How do we facilitate experiences that are meaning, memorable, relevant, fun, and student-centered, while still learning standards?

I think this is one of the true challenges in education today.

Words have a way of informing. They can also evolve, evoke, and overwhelm. Words wormhole their way throughout the world of education today. If perception is reality, then it stands to reason why educators do battle in their minds when striving to facilitate the best possible learning experiences for kids, given finite resources and accountability.

Terms like makerspace have made quite the splash in recent years, but the ripple effects may leave some ebbing when they wanted to flow.

Why does that happen?

Recent conversations STEMming from an interesting #EdcampWake session have me wrestling with the many variables that can reroute smooth delivery of instruction and disrupt meaningful learning experiences.

We just want what’s very BEST for kids! Why is that so hard?

When new ideas come about, they have a way of buzzing. As their vibrations increase, definitions can change. For example, what does makerspace mean? Often, it depends who you ask.

I love makerspace aspects like design thinking, hands-on learning, empathy, and doing learning through creation (and not just consuming).

However, as a former, fourteen-year, fifth grade classroom teacher of two end-of-grade tested subjects (math and science), I totally understand why some educators would shy away from activities that directly challenge their finite resources of time; materials; technology; creation space; and storage space.

Which classroom teacher of tested subjects, under the pressures of testing and accountability to prove that effective learning and teaching of specific standards are happening in our spaces (not to mention performance-based bonuses), would take a risk to lose structured time they could have used to earn higher test scores, for kids to have time-consuming, experiential fun during prime instructional time?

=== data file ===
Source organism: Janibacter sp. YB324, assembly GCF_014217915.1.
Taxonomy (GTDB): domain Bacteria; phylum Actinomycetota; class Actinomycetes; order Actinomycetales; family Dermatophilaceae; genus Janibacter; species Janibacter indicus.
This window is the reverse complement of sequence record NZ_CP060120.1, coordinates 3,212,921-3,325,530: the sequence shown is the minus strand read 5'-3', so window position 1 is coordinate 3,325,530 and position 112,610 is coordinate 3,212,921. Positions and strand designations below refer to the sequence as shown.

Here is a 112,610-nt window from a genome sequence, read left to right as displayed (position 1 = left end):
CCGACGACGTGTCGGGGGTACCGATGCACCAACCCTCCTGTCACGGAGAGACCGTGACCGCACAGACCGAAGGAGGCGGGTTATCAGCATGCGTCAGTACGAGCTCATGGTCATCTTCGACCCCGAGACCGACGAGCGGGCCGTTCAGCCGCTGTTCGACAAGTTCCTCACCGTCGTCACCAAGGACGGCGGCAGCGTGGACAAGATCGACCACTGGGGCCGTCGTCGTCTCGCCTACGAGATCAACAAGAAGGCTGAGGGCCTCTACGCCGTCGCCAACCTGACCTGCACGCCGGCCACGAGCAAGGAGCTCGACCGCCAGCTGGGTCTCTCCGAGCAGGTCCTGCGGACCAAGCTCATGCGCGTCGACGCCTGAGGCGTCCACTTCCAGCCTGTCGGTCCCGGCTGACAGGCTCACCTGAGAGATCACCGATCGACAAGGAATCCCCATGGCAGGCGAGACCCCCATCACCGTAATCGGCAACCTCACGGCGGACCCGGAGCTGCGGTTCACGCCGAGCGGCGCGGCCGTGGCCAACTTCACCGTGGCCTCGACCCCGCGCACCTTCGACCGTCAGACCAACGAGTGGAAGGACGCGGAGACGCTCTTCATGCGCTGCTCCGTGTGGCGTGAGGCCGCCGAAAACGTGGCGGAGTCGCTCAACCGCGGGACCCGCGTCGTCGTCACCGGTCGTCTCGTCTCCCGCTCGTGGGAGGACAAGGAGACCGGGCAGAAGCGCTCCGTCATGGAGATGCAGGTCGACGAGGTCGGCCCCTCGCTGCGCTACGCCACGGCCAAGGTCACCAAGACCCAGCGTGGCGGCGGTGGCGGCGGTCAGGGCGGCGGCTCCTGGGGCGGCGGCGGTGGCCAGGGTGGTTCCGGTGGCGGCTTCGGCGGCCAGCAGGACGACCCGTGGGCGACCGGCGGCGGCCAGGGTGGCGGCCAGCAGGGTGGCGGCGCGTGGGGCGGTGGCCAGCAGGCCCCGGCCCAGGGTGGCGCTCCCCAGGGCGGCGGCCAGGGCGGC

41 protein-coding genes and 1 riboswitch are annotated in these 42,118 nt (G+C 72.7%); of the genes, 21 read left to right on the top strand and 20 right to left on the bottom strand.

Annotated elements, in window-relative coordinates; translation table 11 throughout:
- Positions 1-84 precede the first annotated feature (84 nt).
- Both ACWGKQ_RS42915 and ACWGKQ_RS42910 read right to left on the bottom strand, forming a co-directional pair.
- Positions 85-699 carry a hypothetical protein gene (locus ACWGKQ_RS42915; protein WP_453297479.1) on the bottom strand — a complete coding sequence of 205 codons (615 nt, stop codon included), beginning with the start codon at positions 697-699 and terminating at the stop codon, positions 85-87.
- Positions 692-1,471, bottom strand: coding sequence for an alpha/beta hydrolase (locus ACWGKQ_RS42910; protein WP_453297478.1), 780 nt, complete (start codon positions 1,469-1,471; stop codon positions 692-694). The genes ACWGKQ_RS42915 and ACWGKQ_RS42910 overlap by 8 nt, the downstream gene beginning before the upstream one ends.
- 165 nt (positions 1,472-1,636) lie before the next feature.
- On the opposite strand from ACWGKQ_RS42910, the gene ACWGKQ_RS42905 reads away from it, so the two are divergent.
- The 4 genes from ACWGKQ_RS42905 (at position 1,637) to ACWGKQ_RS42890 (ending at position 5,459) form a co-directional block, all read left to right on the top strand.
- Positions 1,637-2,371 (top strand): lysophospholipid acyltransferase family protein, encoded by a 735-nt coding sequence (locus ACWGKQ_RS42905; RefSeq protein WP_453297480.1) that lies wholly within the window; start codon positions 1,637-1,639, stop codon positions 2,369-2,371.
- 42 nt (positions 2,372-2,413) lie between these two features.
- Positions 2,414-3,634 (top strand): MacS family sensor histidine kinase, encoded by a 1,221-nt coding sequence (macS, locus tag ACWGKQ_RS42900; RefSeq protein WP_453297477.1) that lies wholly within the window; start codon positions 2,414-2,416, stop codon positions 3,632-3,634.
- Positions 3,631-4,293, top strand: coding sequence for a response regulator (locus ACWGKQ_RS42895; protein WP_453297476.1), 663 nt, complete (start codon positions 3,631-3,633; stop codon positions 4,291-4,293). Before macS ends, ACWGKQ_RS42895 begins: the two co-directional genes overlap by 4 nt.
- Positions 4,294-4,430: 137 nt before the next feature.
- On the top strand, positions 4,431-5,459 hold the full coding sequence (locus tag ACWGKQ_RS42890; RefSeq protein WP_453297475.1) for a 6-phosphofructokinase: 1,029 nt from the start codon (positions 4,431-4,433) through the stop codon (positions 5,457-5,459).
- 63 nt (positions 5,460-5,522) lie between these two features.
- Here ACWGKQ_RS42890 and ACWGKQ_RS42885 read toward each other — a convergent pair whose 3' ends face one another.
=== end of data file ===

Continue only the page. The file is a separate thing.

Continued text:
With the planning, gathering of resources and materials, and potential mess and chaos–It can be a lot to risk. In fact, for most classroom teachers, makerspace is too much.

The wrestling match continues…

My central argument to movements like makerspace:

Why not BOTH? Why can’t learning be both standards-based and fun? Answers to this question would definitely reveal your educator mindset.

And by the way–Do you see what’s being implied in that question? Implications include:

  • Standards-based learning is NOT fun;
  • Fun learning experiences are NOT standards-based.
  • Hear more about this stereotypical argument here.

I believe that all educators want students to have that mid-flight sensation–the high from purposefully learning about something that matters to them, and learning about it in meaningful ways.

But the days of navigating our journeys on autopilot are done.

In talking with several educator friends, I’m hearing a definite contrast between standards-based learning experiences and learning standards as a result of experiences.

Are standards the launchpad or the touchdown?

Do we begin with what we want students to learn, or do we facilitate experiences–and then hope that backwards planning connects us to standards during our post-flight, runway conversations?

Why not BOTH?